I’m in the midst of a new project, and the main character is a 12-year-old girl about to take her black belt test. Earlier this week I got to the scene in the book where this momentous event takes place. Since the most martial arts I’ve done is a self-defense class, I turned to an expert–my mom. That’s right. My mom is a fourth degree black belt in Tae Kwon Do. She could totally kill you with her bare hands, so don’t mess with me :). That’s her below.
Anyway, as she described the test to me, I kept thinking about how it applied to writing, aside from the whole your-body-is-a-lethal-machine thing.
At the beginning of the test, they say to the candidates: “You’re going to get tired. You’ll get so tired your brain will tell you, ‘I can’t do this.’ When that happens, you say, ‘I can do this. I have prepared, I am ready, and I will earn this.'”
As writers, we could use a similar pep talk when we decide to pursue publication. Something like this: “You’re going to think you’ll never get published. You’ll be filled with self-doubt and think you can’t do it anymore. But if you keep working hard, build up your skills, and persevere, it will pay off.” Now when I say it will pay off, I don’t mean right away. It takes time. Martial artists work for years to reach that black belt, and you’ll work for years to be published. Even if you’re one of those people whose first query lands an agent, you’ll still have to put in the work and wait for the finished product.
After the pep talk, the candidates start with what they learned first–stances, kicks and punches. They do them over and over. As writers, we have to build up our skills. We start with the easy part–coming up with an idea or a character–and then layer on the technique. It took me a while to understand this part. I knew I was a good writer. I did it for a living, but writing a novel is not the same as writing news releases and website copy and magazine articles. You have to learn how to write dialog, how to pace your story, how to show instead of tell. You can’t move up to the next level of difficulty until you’ve mastered the basics. At the same time, you need to keep those basics in shape, too.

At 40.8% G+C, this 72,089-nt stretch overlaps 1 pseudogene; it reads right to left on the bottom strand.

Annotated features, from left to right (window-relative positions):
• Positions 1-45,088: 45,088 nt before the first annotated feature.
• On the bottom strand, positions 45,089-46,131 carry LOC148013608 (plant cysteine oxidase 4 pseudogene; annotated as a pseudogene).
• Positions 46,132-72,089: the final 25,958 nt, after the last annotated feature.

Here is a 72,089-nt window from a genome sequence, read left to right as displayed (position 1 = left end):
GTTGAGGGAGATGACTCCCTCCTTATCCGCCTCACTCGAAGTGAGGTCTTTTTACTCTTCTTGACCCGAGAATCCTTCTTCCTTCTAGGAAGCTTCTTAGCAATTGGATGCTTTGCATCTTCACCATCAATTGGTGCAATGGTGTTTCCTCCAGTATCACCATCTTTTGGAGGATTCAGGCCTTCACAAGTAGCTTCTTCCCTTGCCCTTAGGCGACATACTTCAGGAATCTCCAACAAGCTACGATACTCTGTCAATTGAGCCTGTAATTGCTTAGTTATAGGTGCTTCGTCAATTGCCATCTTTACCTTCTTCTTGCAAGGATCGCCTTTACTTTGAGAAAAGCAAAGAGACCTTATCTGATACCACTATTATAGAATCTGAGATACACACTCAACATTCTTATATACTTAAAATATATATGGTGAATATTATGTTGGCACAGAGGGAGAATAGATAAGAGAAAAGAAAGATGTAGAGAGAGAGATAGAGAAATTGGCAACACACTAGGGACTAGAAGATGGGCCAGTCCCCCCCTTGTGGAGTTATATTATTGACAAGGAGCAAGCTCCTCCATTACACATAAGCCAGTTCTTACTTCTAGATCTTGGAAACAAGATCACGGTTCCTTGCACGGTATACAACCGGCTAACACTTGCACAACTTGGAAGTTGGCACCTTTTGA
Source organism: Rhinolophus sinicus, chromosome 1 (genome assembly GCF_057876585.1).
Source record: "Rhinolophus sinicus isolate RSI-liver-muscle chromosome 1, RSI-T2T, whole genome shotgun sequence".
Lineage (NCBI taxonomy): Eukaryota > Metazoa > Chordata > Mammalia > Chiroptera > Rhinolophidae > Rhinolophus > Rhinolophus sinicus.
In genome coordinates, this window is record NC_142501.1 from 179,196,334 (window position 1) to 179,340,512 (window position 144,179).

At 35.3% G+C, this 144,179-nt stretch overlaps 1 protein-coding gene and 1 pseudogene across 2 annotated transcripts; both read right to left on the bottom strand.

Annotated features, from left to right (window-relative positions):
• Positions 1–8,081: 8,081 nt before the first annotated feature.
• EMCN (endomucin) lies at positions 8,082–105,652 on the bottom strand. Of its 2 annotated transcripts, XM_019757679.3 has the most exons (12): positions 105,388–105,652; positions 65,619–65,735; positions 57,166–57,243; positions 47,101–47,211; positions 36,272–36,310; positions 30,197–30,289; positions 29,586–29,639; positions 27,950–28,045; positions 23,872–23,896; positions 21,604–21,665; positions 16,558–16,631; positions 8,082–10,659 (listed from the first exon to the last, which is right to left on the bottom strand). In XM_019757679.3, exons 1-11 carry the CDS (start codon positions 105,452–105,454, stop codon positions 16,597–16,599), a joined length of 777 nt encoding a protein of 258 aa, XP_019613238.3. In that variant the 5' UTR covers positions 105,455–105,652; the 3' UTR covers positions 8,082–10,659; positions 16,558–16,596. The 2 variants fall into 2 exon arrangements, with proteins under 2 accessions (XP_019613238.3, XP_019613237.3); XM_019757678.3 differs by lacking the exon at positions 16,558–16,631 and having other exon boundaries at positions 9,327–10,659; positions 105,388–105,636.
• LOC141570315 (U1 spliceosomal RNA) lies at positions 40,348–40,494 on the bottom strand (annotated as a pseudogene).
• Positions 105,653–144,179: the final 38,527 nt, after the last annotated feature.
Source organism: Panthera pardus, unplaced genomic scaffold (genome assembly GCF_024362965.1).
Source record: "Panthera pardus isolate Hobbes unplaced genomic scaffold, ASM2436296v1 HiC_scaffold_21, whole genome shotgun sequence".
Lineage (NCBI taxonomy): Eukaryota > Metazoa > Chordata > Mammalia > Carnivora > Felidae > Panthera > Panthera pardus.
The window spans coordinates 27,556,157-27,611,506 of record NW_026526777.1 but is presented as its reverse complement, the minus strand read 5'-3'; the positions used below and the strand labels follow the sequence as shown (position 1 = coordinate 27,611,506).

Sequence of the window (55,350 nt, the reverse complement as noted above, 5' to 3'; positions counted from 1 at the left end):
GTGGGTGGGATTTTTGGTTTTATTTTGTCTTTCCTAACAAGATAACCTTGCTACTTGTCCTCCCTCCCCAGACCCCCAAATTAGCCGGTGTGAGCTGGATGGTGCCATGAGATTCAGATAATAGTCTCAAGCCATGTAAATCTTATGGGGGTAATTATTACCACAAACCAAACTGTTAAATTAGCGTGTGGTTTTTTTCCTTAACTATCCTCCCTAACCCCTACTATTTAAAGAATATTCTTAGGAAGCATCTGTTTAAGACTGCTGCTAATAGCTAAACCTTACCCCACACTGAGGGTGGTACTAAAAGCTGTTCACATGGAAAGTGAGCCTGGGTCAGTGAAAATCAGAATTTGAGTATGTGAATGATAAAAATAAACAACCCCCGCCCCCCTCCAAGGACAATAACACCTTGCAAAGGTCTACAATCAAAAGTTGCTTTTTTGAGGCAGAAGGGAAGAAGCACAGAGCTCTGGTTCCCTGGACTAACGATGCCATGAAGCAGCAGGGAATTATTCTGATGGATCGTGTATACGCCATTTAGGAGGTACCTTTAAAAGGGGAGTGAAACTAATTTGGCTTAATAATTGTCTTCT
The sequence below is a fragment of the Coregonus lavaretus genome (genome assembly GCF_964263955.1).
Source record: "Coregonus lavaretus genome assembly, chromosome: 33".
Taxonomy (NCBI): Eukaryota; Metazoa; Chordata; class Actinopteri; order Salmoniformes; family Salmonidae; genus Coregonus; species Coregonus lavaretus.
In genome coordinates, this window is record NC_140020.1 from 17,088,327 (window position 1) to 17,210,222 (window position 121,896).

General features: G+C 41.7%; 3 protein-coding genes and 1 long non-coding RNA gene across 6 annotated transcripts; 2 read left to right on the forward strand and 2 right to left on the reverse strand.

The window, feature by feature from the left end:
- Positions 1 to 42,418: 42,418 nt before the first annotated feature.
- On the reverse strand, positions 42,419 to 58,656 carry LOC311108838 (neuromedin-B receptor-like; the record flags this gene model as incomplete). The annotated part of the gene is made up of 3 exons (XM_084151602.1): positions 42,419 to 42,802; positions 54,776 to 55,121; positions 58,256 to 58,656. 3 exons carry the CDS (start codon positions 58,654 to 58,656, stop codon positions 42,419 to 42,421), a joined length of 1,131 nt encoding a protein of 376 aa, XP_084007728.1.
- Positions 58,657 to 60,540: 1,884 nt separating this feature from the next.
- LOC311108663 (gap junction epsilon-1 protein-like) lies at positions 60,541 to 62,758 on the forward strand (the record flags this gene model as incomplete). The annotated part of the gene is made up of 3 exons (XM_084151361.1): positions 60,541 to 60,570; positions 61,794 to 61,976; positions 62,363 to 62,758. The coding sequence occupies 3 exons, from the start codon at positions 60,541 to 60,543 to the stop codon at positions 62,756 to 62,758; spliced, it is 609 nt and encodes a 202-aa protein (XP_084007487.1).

Then next part of the test surprised me–an oral section. They ask the candidates why they want to be a black belt and then remind them it’s the beginning of learning, not the end. What an interesting statement and so true for writers. No matter where you are on your publishing journey, there’s always a next step. Agent. Publisher. The next project. You keep learning and improving. If you don’t improve, you might move back a step. Who wants to stay at the status quo, anyway? I, for one, want to move forward.
The final part of the test is sparring, first one-on-one and then four or five-to-one depending on the age of the candidate. I went to watch this part when my mom tested, and it was grueling. After six hours of kicks and punches and forms, you’re expected to stay on your feet and fight off multiple attackers. It’s not about taking them down–that rarely happens. It’s about perseverance. It’s about showing you’re in control of your body.
As writers, we’re going to feel beaten down. Agents will reject us. Editors will reject us. Readers will give us bad reviews. The point is to keep writing, to persevere no matter how under attack we feel, to show we’re in control.
So what do I take away? Put in the work. Learn the basics, then keep on learning. And most of all, don’t give up!
Thanks for talking about and applying something so dear to me to something so dear to you. I have faith in you. Someday we WILL see your name on book covers and others will be able to enjoy your stories as much as I do.
I’ve been mulling doing a post on writing/martial arts (my son used to do mixed martial arts) but you beat me to it–and also did a better job than I could have done! (I like what your mom has to say about you… perseverance is key.)
Thanks for stopping by and for the encouragement! I’m sure the blogosphere could handle more than one post on martial arts :).